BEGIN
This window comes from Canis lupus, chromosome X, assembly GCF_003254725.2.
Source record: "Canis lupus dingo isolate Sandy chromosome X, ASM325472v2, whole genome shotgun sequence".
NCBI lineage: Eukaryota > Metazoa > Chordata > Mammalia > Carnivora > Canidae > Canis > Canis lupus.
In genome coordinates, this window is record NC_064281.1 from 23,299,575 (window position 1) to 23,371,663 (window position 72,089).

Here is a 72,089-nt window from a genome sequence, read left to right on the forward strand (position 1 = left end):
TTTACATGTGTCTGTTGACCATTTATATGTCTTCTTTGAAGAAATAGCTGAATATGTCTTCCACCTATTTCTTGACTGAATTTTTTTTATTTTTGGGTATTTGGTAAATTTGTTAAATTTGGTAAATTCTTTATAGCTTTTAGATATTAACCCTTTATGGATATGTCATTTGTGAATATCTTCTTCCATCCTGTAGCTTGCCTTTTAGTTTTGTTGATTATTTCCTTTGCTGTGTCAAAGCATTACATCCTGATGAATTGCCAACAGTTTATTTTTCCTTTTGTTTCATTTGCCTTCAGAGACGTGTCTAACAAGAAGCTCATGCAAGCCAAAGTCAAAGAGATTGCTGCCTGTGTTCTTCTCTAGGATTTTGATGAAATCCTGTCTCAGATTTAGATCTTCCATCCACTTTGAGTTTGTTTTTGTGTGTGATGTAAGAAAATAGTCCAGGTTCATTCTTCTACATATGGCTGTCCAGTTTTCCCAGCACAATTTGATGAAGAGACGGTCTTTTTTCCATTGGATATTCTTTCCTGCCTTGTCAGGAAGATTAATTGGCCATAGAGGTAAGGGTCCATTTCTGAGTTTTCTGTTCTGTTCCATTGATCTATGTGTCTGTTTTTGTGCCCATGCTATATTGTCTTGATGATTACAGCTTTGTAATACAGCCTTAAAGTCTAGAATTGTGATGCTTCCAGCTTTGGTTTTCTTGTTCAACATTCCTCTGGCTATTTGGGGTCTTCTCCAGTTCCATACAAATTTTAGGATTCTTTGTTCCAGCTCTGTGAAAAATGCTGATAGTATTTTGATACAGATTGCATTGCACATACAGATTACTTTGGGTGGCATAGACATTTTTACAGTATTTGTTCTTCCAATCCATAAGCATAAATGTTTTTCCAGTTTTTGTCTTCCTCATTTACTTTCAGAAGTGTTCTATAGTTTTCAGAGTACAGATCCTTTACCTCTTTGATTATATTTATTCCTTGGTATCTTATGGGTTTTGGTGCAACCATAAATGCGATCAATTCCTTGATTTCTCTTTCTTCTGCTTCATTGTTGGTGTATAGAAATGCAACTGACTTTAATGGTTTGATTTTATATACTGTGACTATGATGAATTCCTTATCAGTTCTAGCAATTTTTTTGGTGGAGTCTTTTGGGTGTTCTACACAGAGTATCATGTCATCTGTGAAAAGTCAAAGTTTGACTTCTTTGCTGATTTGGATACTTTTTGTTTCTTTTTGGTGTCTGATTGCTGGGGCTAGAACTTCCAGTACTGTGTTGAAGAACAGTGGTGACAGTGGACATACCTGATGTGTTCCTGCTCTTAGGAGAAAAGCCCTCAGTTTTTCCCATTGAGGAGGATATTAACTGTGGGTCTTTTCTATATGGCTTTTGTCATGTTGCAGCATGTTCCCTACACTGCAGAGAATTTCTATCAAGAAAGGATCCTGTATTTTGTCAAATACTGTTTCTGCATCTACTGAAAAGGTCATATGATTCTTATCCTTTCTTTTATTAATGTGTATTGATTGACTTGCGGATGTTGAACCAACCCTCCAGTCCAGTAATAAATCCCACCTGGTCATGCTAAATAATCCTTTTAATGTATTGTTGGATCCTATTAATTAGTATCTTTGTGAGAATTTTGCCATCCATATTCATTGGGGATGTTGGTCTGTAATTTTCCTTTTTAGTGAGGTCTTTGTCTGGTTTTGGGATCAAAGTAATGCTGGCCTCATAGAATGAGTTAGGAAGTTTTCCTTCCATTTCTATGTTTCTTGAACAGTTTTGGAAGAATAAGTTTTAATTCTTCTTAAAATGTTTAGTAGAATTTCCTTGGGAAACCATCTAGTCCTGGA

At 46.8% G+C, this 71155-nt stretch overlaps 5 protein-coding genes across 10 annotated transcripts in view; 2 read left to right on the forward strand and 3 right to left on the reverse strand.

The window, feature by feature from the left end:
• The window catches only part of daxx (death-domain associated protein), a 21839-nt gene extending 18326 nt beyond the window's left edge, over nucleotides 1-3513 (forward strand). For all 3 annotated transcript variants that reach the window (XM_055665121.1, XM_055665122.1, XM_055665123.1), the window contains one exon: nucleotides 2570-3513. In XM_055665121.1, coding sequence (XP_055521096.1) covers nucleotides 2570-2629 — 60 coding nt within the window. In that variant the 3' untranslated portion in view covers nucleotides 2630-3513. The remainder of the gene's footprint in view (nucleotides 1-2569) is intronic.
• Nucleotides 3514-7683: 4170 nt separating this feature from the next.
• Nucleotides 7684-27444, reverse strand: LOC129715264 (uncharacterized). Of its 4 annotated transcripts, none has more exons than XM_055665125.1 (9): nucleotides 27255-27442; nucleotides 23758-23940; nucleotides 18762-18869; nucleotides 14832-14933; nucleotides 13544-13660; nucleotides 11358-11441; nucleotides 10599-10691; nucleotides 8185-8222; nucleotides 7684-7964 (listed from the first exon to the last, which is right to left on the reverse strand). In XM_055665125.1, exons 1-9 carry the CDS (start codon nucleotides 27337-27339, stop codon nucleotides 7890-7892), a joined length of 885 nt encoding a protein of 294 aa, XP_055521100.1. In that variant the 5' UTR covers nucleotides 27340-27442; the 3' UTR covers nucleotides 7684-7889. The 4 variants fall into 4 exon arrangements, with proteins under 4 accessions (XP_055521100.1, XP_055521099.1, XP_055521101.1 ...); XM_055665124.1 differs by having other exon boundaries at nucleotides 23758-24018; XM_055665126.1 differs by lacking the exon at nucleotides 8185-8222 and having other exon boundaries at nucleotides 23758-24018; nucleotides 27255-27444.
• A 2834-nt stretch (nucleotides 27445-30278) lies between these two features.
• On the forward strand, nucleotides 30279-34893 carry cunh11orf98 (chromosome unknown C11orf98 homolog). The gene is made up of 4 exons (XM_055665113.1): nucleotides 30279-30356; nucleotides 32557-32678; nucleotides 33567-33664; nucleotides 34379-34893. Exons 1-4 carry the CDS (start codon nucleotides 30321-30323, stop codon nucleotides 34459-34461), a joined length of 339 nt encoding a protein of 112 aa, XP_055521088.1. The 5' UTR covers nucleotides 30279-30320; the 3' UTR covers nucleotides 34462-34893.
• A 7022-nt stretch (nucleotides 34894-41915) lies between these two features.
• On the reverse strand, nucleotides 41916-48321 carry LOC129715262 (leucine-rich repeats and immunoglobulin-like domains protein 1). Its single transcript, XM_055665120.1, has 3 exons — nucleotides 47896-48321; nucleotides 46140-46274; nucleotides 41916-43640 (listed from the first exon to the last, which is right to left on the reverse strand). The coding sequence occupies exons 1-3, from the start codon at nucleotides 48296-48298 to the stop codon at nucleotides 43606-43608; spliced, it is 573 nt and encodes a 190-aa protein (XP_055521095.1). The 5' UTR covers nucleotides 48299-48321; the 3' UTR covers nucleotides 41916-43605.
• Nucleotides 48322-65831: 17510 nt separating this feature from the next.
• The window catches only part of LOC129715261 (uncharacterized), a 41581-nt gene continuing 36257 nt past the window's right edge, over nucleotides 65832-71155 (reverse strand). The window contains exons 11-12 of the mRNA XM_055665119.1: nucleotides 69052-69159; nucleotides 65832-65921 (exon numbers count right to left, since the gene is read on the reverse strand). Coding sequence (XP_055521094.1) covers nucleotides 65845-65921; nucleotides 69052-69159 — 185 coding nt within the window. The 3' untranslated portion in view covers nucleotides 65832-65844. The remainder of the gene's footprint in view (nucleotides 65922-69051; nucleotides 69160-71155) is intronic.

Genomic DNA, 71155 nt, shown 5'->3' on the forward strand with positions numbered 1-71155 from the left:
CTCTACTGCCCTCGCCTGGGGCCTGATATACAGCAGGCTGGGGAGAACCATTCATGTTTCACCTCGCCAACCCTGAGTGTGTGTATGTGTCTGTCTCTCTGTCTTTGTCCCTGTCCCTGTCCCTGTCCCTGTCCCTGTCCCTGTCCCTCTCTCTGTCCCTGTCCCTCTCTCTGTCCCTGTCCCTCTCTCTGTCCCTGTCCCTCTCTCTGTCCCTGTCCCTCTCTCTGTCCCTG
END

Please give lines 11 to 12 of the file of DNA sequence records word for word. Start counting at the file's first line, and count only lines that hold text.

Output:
• Nucleotides 7684-27444, reverse strand: LOC129715264 (uncharacterized). Of its 4 annotated transcripts, none has more exons than XM_055665125.1 (9): nucleotides 27255-27442; nucleotides 23758-23940; nucleotides 18762-18869; nucleotides 14832-14933; nucleotides 13544-13660; nucleotides 11358-11441; nucleotides 10599-10691; nucleotides 8185-8222; nucleotides 7684-7964 (listed from the first exon to the last, which is right to left on the reverse strand). In XM_055665125.1, exons 1-9 carry the CDS (start codon nucleotides 27337-27339, stop codon nucleotides 7890-7892), a joined length of 885 nt encoding a protein of 294 aa, XP_055521100.1. In that variant the 5' UTR covers nucleotides 27340-27442; the 3' UTR covers nucleotides 7684-7889. The 4 variants fall into 4 exon arrangements, with proteins under 4 accessions (XP_055521100.1, XP_055521099.1, XP_055521101.1 ...); XM_055665124.1 differs by having other exon boundaries at nucleotides 23758-24018; XM_055665126.1 differs by lacking the exon at nucleotides 8185-8222 and having other exon boundaries at nucleotides 23758-24018; nucleotides 27255-27444.
• A 2834-nt stretch (nucleotides 27445-30278) lies between these two features.